14. Presented by The Mercers Company to Major-General Robert Stevenson Smyth Baden-Powell, a Liveryman of the Company, in recognition of his gallant and successful defence of Mafeking, 19th October 1899 - 18th May 1900.
15. Ashanti, 1896.
16. Rhodesia, 1896, British S.African Company.
17. S.Africa with Bars, Transvaal. Defence of Mafeking, Orange Free State.
18. Edwardus VII Rex Imperator. South Africa 1901
South Africa 1902. Major-General R.S.B-P.
19. Coronation of George V.
20. May 6th 1910 - May 6th 1935. Jubilee
21. George VI, Queen Elizabeth, 1937 Coronation,
22, Al Merito, Republic of Chile.
23, 18 Dress medals.
24. Order of Merit.
25. Silver card case with monogram and date "Xmas 1902".
26. North Gate, Canton City, 1912. •
27. Loading Lobster Tails, Capetown.
28. Four Meeks, Greece.
29. Gordon's Bay, Cape Province,
30, Gibraltar, 1913,
31. Mont aux Sources, Natal.
32, In Kruger Park, Transvaal.
33. Lake Victoria Nyanza from Government House, Entebbe.
34. The Gate of the Kasbah, Tangier.
Landing, East Wall,
35. Government House, Pretoria.
36. Jack up to his nose in soft, cool, black mud. (Buddhist temple at Pandriten, 200 B.C.)
37. Grand Canyon.
39. Mouth of Sydney Harbour, Australia, May 1912,
40. Sketched in Norway, August 1912.
41. Zimbabwe - Acropolis City Temple.
42. Walkers House, Kenya.
43. "Retreat", Nyeri Village, Kenya.
44, Helderberg, Gordon's Bay.
45. Paxtu, Kenya, 1939.
46, Press cuttings.
In small case.
47. Photographic Christmas card, B-P's family at Pax Hill, Xmas 1919. (The first they sent from Fax Mill).
43. Brush drawing of a horse by B-P's only son,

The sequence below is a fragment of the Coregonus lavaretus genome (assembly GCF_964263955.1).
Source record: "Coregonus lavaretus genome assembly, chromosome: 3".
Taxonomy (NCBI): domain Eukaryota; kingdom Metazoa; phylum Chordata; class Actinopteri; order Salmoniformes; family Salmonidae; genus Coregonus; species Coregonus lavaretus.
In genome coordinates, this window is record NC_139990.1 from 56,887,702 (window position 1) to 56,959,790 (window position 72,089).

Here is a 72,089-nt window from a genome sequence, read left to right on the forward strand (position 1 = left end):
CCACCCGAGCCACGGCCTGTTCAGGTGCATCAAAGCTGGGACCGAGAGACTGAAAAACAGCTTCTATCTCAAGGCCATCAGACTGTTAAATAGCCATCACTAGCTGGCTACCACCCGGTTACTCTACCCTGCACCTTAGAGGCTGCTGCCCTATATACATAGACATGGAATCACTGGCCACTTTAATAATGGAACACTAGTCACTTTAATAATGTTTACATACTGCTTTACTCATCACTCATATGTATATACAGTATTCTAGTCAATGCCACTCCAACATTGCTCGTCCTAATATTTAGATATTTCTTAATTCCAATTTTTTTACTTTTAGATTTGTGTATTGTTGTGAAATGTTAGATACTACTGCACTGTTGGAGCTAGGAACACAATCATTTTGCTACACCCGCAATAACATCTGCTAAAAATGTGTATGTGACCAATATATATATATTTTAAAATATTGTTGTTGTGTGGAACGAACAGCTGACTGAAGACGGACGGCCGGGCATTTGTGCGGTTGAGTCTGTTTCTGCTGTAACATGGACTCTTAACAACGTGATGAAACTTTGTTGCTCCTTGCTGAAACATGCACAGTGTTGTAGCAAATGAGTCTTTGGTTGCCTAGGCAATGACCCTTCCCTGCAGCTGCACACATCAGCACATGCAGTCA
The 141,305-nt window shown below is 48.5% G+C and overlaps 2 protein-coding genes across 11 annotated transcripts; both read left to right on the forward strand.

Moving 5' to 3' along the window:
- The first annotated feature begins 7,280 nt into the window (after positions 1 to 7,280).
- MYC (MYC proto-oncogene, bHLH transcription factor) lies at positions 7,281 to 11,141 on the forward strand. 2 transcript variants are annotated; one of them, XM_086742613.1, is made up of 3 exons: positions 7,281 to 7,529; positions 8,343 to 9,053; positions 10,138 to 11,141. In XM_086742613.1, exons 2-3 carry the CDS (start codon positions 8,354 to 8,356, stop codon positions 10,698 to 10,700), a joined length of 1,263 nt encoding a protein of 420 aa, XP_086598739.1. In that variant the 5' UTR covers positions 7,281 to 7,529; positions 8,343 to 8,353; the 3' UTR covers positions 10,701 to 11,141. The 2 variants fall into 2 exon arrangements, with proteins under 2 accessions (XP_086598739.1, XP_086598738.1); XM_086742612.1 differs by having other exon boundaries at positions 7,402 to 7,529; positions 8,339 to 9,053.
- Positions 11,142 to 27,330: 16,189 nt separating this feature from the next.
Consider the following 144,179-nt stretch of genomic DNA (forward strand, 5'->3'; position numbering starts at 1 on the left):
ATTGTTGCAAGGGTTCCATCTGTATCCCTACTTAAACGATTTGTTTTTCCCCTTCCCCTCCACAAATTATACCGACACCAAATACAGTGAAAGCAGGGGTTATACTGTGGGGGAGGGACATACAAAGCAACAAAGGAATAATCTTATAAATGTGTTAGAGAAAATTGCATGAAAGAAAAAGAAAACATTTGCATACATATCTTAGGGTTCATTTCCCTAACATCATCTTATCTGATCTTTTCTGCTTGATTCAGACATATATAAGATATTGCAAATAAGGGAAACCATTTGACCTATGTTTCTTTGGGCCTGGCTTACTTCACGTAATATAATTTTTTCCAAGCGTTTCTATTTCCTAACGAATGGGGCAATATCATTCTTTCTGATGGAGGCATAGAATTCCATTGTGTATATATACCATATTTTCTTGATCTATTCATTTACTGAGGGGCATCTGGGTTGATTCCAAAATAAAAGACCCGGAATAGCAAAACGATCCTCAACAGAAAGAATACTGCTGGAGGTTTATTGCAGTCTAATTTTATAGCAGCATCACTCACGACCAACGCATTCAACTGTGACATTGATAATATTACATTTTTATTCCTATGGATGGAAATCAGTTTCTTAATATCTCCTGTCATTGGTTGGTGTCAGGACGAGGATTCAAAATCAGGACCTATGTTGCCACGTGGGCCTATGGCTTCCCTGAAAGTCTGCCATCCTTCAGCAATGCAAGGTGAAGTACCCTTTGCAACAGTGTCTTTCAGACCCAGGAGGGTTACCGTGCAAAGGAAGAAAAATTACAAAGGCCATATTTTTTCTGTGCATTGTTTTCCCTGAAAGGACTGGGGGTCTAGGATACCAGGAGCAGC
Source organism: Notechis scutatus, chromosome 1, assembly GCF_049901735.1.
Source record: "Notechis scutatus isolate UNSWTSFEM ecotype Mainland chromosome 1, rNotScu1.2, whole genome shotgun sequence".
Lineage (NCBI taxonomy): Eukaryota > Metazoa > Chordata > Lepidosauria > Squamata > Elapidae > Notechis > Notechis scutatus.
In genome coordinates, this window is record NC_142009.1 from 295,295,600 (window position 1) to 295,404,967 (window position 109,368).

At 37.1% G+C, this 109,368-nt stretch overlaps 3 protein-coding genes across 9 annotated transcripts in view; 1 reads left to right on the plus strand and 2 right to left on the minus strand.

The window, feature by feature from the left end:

Peter, at the age of six, inscribed "Peter Badan--Powel, Wolf cub, Pax Hill, Bentley, 1919"
49. Original pen drawing by BP on Bristol Board, "Entrance to the Citadel at Zimbabwe".
50. Photograph of reunion of 1907 Scouts at Pax Hill, c. 1927.
51. Original pencil drawing "Man in Top Hat" and
another head (This is a note pad 'doodle').
52. Original pen drawing by 3-P "Knight in Armour" with named parts.
53. The Sacred Bridge, Nikko, Japan. April 1912.
55. My doonga - Kashmir, 1890.
56. The Nile, Egypt, 1906.
57, Utti, Atnabro, Norway, 10th August 1911.
58. Mount Etna, 1892.
59. Temple of Juno, Girgenti, 1892.
In small case.
60. Leaflet - The Boy Scouts Association.
61. Autograph letter of thanks from Robert B-P to Major A.G.Wade, dated 31st May 1924, in red ink.
62. Leaflet - List of things a boy must bring to camp.
63. Autograph letter from B-P to Mrs.Wade, Xmas: Day 1920. A letter of thanks.
64. Camp in the Chinar Bagh.
65. Off Rekyavik, Iceland, 1930.
66. Girl Guides - Trondjhem, 1938.
67. Sea Scouts St.Helena.
Landing, West and South
68. Polo: Nyeri v. Nairobi.
69. The Orphan.
70. The Night Watch.
71. Kashmir - The end of the night watch for bears.